In 2016, annual exports to China declined by 2% down to 28 billion US dollars, while the total Russian exports fell by 17%. This shows a redistribution of the exports in favor of China, the Analytical Center expert, Grigory Mikryukov, states.
According to the expert, the reduction in the value of exports is associated with a lower level of oil prices, as a result of which the volume of mineral fuel supplies fell by 5.6% to 17.9 billion US dollars. At the same time, in physical terms, supply has increased by 15.8% to 72 million tons, which is due to the overall increase in China's oil imports — by 13.6% to 381 million tons.
The second place in the export structure of China goes to timber, the supply of which grew in annual terms by 17% to $ 2.6 billion and by 22.4% in physical terms, Mikryukov said. More than 90% of supplies are raw timber, mostly coniferous wood.
One of the most rapidly growing directions of Russian exports to China is food supplies, which increased by 18.2% to 1.8 billion dollars in 2016. The bulk of supplies include fish, oil seeds and fruits. During the year, fish exports to China increased by 7.9% to $ 822.1 million, with frozen fish accounting for more than 90%. Oil seeds and fruits exports increased by 13.1% to 450.9 million US dollars, the expert added. Food supplies to China are likely to keep showing high growth rates, given the predicted food demand growth in China, Mr. Mikryukov believes. The media has also recently announced the conclusion of a significant number of new preliminary food supply agreements with China.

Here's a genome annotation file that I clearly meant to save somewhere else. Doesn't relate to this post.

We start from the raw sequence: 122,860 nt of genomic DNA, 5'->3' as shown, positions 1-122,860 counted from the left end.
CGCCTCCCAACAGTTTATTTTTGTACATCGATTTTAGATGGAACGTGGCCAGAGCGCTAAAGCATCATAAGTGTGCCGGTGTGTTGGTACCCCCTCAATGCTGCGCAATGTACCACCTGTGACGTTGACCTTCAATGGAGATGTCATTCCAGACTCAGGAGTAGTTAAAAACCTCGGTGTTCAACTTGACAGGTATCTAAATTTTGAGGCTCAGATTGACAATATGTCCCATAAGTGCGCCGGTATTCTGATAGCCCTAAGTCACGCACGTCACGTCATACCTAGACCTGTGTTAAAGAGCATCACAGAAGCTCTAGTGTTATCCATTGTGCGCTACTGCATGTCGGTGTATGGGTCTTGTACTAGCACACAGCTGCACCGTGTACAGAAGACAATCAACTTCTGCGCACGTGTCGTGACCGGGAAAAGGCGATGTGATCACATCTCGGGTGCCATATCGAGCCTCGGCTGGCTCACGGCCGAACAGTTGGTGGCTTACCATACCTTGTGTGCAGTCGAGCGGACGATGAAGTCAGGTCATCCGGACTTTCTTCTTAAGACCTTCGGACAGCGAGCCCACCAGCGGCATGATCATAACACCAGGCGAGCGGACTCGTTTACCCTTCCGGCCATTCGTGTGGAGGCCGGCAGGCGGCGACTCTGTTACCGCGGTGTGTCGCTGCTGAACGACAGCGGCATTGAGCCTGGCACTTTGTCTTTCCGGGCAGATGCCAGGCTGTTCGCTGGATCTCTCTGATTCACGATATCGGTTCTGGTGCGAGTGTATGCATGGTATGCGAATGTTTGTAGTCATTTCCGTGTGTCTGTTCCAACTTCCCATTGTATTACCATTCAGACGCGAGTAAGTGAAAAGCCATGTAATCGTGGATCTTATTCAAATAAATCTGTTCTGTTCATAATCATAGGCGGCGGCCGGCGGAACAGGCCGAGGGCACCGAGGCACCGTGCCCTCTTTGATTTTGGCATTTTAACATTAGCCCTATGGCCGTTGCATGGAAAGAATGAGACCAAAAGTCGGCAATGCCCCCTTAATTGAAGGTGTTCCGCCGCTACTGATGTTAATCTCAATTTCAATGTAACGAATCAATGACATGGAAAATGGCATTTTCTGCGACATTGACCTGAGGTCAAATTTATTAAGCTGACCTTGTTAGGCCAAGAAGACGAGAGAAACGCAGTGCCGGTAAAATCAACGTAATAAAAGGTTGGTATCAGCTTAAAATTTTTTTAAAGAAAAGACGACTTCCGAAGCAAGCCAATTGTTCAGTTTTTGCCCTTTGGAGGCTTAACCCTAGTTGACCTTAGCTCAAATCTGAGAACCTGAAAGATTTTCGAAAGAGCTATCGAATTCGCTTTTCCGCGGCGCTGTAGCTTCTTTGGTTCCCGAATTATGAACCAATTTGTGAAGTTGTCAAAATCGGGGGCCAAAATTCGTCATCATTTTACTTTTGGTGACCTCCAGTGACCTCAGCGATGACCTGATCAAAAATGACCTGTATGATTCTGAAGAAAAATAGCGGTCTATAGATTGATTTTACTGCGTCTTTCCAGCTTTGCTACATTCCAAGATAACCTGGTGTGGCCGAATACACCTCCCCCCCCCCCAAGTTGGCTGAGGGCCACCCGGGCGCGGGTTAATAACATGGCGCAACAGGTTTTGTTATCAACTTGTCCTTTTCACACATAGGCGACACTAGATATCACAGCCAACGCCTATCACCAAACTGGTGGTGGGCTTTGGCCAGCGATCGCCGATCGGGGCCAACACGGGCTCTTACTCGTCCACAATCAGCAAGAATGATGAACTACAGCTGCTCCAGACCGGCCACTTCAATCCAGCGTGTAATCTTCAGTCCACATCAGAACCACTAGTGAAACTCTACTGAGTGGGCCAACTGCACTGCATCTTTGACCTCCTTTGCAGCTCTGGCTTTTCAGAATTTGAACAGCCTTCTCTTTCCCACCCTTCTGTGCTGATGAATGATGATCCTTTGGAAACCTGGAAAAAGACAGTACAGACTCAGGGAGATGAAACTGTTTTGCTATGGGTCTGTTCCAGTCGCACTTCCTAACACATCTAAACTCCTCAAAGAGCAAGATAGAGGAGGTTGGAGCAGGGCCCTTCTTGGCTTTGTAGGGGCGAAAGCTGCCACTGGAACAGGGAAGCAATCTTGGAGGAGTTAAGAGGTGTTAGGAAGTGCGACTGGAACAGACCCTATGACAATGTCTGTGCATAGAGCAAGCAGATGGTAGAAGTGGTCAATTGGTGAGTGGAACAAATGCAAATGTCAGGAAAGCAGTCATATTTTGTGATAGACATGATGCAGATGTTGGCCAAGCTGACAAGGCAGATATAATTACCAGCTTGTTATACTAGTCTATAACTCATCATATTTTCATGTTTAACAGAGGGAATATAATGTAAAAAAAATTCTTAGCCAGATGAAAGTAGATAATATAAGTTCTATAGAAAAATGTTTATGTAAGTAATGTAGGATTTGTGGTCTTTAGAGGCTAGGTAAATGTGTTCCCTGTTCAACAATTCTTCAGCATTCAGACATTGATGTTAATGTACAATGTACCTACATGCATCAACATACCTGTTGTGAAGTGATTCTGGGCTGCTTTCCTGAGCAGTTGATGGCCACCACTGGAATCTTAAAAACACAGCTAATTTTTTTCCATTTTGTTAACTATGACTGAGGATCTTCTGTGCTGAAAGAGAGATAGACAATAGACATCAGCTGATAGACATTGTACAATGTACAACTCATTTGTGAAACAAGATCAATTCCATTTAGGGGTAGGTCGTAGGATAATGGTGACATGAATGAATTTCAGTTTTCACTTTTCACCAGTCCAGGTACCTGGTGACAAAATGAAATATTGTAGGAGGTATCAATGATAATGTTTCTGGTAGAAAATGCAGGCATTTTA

At the same time, China introduced a number of trade restrictions on Russian goods, among which are: anti-dumping measures for certain types of the chemical industry products and numerous sanitary and phytosanitary measures, for instance, the import of wheat, barley, rye and a number of other cereals, cloven-hoofed animals and their products, poultry, milk and dairy products is prohibited. In recent years, China has started to weaken some of its trade restrictions. As a result, since the end of 2015, the supplies of spring wheat grown on the territory of the Altai and Krasnoyarsk Territories, Novosibirsk and Omsk regions have been allowed, provided that the requirements for the packaging of products are met, Mr. Mikryukov said. Also at the end of 2015, permission was obtained for the exports of corn, rice and soybeans grown in the Khabarovsk, Primorsky and Transbaikal territories, Amur and Jewish Autonomous Regions, as well as the exports of soybean grown in the Siberian and Far Eastern Federal Districts. Exports of these products are permitted subject to compliance with packaging requirements and product quality.
The expert also specified that for transporting goods to China sea or road transportation is often used — up to the border with China. Railway transportation is much less common.